CHH staff off to e-biz school

Carter Holt Harvey wood products division is taking the e-business message to its people with a roadshow to educate managers and staff.

Carter Holt Harvey wood products division is taking the e-business message to its people with a roadshow to educate managers and staff.

Wood products is the timber company’s largest division and includes the Carters building supply chain. The division’s e-business team, which was set up six months ago, now has 15 people - half the company's entire e-business staff. Underpinning its strategy is a programme to educate people and raise awareness of e-business among all personnel. Wood products e-business general manager Darren Wallbank says well over 50% of the division’s 3500 workers will eventually be affected by e-business.

CHH e-business projects manager Richard Steel, formerly logistics and projects manager with e-tailer Flying Pig, is spearheading the initiative. He says staff will be given an overview of what e-business is, why Carter Holt Harvey should do it and how e-business can be used to change the way things are done. Terminology and jargon will also be explained.

Next month’s roadshow, which will go to 12 sites including eight mills in Australia and New Zealand, is part of the first phase of the programme. There will be training sessions for 220 people including all senior managers as well as sales and marketing, customer services and some human resources staff.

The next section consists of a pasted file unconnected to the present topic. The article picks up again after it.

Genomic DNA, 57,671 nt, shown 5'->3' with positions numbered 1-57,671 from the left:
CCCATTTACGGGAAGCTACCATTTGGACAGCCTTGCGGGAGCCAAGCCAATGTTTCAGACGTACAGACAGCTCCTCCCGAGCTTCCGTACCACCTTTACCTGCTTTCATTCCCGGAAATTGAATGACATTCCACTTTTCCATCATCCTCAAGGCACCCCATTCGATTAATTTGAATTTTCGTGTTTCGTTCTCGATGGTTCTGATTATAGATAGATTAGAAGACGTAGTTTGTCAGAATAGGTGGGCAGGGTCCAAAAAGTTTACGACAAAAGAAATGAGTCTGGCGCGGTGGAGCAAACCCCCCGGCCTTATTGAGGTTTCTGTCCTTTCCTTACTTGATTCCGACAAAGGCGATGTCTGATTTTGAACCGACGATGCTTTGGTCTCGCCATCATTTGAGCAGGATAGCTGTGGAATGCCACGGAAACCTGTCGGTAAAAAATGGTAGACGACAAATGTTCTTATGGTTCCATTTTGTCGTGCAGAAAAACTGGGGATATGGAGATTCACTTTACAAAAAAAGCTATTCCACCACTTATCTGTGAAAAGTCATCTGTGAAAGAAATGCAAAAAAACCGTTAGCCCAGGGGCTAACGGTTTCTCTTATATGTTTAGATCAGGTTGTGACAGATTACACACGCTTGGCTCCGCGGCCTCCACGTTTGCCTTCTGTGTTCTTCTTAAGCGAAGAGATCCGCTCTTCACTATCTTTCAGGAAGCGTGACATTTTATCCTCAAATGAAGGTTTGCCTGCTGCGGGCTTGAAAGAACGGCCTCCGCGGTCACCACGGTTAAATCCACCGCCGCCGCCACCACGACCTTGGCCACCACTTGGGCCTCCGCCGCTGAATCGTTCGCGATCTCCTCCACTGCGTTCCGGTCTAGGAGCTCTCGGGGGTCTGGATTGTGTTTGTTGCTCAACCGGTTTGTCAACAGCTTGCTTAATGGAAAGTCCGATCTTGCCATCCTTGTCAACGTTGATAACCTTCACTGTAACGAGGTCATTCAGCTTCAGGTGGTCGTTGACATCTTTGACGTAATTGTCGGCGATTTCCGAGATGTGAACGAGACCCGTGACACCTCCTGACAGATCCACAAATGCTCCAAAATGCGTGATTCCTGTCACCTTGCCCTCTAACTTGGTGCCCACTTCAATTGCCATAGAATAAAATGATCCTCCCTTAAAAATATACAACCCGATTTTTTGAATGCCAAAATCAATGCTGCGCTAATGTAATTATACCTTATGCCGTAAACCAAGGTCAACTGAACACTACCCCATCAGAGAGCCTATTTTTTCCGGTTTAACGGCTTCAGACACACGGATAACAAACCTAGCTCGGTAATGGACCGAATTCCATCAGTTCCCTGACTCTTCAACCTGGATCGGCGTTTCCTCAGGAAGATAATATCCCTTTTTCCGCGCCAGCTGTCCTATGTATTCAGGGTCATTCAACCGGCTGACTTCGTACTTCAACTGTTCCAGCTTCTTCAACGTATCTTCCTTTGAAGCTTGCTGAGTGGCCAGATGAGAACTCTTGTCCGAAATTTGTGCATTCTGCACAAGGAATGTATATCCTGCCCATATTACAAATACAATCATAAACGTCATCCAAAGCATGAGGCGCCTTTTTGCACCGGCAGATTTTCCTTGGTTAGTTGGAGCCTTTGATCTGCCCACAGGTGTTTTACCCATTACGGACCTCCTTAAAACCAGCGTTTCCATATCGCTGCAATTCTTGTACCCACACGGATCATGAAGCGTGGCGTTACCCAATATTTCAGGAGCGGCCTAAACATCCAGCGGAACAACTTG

“We want people to feel comfortable with the internet and e-business, particularly in the B2B area,” says Wallbank, who worked on the development of the Carters B2T (business to trade) website. Carters connects users directly into their accounts for invoicing and there is work on a supplier electronic data interchange (EDI) site and a customer EDI site.

“We have some people who are au fait with the internet and some who have probably never logged on before. There is some nervousness and we want to get rid of that as part of the training. That’s part of the challenge. We want to get every one up to a base level.”

Case studies, particularly from New Zealand and Australia, are a key part of the education programme, says Steel. Other tools include the company intranet and in-house publications which will also start bringing e-business to the fore.

Social networking with other companies is also useful. “A lot of e-business such as e-procurement is focusing on industry efficiencies so people are quite open about it,” says Wallbank.

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